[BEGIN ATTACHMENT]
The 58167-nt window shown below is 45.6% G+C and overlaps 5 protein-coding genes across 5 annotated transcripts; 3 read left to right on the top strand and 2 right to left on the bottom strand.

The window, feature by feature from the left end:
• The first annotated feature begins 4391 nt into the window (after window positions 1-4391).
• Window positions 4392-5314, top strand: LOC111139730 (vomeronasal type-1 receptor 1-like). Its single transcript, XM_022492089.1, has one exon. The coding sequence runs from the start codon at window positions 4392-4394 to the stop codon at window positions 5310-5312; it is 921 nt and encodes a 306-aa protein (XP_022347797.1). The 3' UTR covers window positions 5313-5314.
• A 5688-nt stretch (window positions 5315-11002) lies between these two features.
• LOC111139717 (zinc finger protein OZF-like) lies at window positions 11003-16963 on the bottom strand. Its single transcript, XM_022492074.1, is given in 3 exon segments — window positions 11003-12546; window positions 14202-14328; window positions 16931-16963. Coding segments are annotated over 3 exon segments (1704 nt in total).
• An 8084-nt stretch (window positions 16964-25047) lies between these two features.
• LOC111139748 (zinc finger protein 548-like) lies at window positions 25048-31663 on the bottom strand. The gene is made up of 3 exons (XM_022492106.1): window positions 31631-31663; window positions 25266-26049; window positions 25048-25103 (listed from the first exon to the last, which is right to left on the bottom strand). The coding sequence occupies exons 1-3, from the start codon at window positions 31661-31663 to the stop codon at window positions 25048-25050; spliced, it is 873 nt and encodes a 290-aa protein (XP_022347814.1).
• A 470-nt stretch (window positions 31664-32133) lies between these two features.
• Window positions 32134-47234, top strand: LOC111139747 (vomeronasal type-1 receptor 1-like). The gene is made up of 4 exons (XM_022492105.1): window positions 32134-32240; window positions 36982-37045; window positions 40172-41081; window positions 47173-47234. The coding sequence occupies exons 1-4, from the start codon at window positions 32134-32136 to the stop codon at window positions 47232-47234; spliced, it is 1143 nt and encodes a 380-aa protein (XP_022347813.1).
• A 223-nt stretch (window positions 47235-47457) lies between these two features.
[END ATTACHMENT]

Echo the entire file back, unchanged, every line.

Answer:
The 58167-nt window shown below is 45.6% G+C and overlaps 5 protein-coding genes across 5 annotated transcripts; 3 read left to right on the top strand and 2 right to left on the bottom strand.

The window, feature by feature from the left end:
• The first annotated feature begins 4391 nt into the window (after window positions 1-4391).
• Window positions 4392-5314, top strand: LOC111139730 (vomeronasal type-1 receptor 1-like). Its single transcript, XM_022492089.1, has one exon. The coding sequence runs from the start codon at window positions 4392-4394 to the stop codon at window positions 5310-5312; it is 921 nt and encodes a 306-aa protein (XP_022347797.1). The 3' UTR covers window positions 5313-5314.
• A 5688-nt stretch (window positions 5315-11002) lies between these two features.
• LOC111139717 (zinc finger protein OZF-like) lies at window positions 11003-16963 on the bottom strand. Its single transcript, XM_022492074.1, is given in 3 exon segments — window positions 11003-12546; window positions 14202-14328; window positions 16931-16963. Coding segments are annotated over 3 exon segments (1704 nt in total).
• An 8084-nt stretch (window positions 16964-25047) lies between these two features.
• LOC111139748 (zinc finger protein 548-like) lies at window positions 25048-31663 on the bottom strand. The gene is made up of 3 exons (XM_022492106.1): window positions 31631-31663; window positions 25266-26049; window positions 25048-25103 (listed from the first exon to the last, which is right to left on the bottom strand). The coding sequence occupies exons 1-3, from the start codon at window positions 31661-31663 to the stop codon at window positions 25048-25050; spliced, it is 873 nt and encodes a 290-aa protein (XP_022347814.1).
• A 470-nt stretch (window positions 31664-32133) lies between these two features.
• Window positions 32134-47234, top strand: LOC111139747 (vomeronasal type-1 receptor 1-like). The gene is made up of 4 exons (XM_022492105.1): window positions 32134-32240; window positions 36982-37045; window positions 40172-41081; window positions 47173-47234. The coding sequence occupies exons 1-4, from the start codon at window positions 32134-32136 to the stop codon at window positions 47232-47234; spliced, it is 1143 nt and encodes a 380-aa protein (XP_022347813.1).
• A 223-nt stretch (window positions 47235-47457) lies between these two features.